While he lived, he was quite possibly the most listened to person alive. The most sampled and copied. The most played. The youngest person to make people move. The person most people tried to move like. He made us move like zombies, like water, like freedom. He made us trip and fall backwards trying to moonwalk, and trip and fall forward trying to see if the lean in ‘Smooth Criminal’ was possible. He showed us his mad genius world in videos, songs, movies, tv specials. He injected sex into our hips. He got us wearing shiny gloves and overwought leather jackets. He taught us to walk with such rhythm that we lit up the sidewalks. There are sung phrases that are of our collective history and can incite any crowd of several generations into vicious emotion or movement…1, 2, 3; I wanna rock with you; Make that change; Billie Jean is not my lover; the way you make me feel; Sha-mo (or whatever he was saying…); Mama se Mama sa… The opening chords to Thriller and Pretty Young Thing have made us move in ways we didn’t know were possible. His young voice out of nowhere singing, “When….I, had you. I treated you bad, and wrong my dear…” He broke race barriers in the pop world which opened doors in the political world – he crossed over and back. He morphed. When the signs started to become clear, that the boy wasn’t right, that he was too isolated, underdeveloped, imperfect – we laughed, we stared, we assumed. He was our first boyfriend before he became our crazy cousin – always family. We didn’t see the pain, we saw the bizarre, and we are vultures for scandal. Still, he kept producing for us. As he got lighter he brought us an image of black Egyptians. He made us scream, cry, faint, and mob. When it became clear that the boy’s face we had loved had become the face of a man who didn’t love himself; we judged him. We tore at him and he fell apart. He was living proof of the impact of our rabid pop culture, an early sacrifice to the new mechanisms of fame which allow no privacy, no time to learn, no mistakes. Still, he kept producing for us. When the rumors and the truth were all too prevalent (the children, both his and others), and he wasn’t getting the psychological support and accountability he needed, we turned from him and derided him. We made the distinction of loving the child, but ridiculing the man. How many times did his heart break before this? How many times did he experience happiness, community, belonging and love in his life, in his off-the-stage life? My entire life is framed by his songs. I have had ecstatic moments to his music while high, while drunk, while sober, while sad, while in love, while in heartbreak. It seems silly to feel this way over a pop singer, and yet its crucial to feel this way over an artist who reshaped how we understand music, movement and communication. He was at every good party I ever attended (which is where I have felt more release and unity with other people than just about anywhere else). I suspect he always will be. I don’t know if he experienced peace in this life, much less joy. When I heard the news today, I looked out the window and a rainbow stood complete from one horizon to the other. I don’t know if nature follows the news, but I hope that one was for the kid and the man, and he’s over there. For real, rest in peace Michael Jackson. Thank you.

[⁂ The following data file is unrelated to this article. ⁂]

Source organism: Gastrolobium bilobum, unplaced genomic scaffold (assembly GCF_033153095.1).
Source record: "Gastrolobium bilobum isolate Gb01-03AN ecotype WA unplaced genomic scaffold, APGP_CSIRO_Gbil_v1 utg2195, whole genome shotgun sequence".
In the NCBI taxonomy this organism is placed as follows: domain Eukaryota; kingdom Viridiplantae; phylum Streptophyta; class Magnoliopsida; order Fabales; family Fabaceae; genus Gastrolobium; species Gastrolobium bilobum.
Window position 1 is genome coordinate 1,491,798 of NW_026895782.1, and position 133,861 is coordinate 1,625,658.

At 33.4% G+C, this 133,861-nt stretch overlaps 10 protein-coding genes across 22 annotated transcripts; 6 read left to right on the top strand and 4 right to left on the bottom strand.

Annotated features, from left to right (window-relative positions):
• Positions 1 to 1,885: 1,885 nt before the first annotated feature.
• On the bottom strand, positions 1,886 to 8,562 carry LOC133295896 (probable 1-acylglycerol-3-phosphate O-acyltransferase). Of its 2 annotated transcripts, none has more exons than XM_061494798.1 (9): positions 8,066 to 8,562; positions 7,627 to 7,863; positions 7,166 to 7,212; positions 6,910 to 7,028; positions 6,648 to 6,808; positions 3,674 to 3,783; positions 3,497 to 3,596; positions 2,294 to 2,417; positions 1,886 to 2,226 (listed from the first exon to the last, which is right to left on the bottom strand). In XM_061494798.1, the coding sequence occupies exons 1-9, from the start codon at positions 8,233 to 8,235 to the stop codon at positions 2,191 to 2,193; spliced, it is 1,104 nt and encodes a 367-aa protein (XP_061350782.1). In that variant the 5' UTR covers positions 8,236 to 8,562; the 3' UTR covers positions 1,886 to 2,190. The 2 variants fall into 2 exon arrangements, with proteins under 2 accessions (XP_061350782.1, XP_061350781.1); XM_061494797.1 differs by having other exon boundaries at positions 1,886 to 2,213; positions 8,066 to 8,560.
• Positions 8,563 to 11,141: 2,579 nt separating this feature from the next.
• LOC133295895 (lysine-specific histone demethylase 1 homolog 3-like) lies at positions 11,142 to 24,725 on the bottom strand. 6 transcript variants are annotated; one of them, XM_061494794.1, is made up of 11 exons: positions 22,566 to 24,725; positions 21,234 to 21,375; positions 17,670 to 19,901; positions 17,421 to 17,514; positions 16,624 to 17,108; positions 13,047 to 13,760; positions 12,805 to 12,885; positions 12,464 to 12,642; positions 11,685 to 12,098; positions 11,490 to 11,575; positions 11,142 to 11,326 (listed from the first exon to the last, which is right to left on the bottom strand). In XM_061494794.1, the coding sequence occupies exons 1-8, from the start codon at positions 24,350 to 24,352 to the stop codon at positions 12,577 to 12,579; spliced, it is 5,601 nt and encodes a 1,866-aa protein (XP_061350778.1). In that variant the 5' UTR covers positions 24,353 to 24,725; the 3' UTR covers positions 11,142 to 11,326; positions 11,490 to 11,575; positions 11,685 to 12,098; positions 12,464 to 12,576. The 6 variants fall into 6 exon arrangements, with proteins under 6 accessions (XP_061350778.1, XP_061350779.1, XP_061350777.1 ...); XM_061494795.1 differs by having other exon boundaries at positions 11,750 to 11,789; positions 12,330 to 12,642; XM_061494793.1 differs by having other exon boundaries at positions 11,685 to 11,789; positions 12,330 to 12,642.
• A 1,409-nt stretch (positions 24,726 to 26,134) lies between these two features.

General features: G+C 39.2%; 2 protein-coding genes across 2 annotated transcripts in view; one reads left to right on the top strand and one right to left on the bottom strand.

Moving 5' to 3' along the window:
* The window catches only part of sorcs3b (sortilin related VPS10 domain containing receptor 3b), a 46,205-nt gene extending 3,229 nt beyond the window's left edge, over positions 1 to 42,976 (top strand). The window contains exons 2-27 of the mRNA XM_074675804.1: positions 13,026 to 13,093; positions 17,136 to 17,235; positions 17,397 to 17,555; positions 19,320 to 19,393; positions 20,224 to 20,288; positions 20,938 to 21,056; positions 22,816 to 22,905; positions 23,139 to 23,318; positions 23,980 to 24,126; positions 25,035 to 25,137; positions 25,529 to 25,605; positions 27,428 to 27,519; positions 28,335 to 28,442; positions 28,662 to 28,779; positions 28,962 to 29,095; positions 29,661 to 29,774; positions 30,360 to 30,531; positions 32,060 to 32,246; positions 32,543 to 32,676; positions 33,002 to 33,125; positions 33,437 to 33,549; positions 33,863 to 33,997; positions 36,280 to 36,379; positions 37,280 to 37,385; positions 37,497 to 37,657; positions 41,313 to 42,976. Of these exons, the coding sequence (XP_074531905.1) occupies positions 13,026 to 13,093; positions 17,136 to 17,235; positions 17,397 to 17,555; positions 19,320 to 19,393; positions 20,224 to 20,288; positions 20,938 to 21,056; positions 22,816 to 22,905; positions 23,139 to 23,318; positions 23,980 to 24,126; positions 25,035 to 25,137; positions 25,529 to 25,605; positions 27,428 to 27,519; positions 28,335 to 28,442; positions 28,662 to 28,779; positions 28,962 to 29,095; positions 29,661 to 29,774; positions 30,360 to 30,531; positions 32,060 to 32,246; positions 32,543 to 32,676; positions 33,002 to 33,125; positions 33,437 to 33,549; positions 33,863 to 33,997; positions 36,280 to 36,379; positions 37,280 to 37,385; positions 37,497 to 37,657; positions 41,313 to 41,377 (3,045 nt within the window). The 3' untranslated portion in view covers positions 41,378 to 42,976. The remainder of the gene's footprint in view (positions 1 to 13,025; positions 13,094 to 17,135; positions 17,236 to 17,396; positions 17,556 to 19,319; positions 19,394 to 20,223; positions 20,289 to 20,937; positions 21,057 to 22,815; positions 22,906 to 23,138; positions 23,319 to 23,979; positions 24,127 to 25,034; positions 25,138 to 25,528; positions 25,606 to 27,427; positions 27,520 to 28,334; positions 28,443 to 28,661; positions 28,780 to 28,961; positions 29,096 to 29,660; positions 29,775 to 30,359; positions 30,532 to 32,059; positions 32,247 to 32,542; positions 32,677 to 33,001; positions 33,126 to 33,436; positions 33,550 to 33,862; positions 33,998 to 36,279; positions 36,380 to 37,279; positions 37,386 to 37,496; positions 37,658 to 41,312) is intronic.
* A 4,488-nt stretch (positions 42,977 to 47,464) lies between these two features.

Michael Jackson – Who’s Loving You?
By Adrienne Maree Brown Jun 26, 2009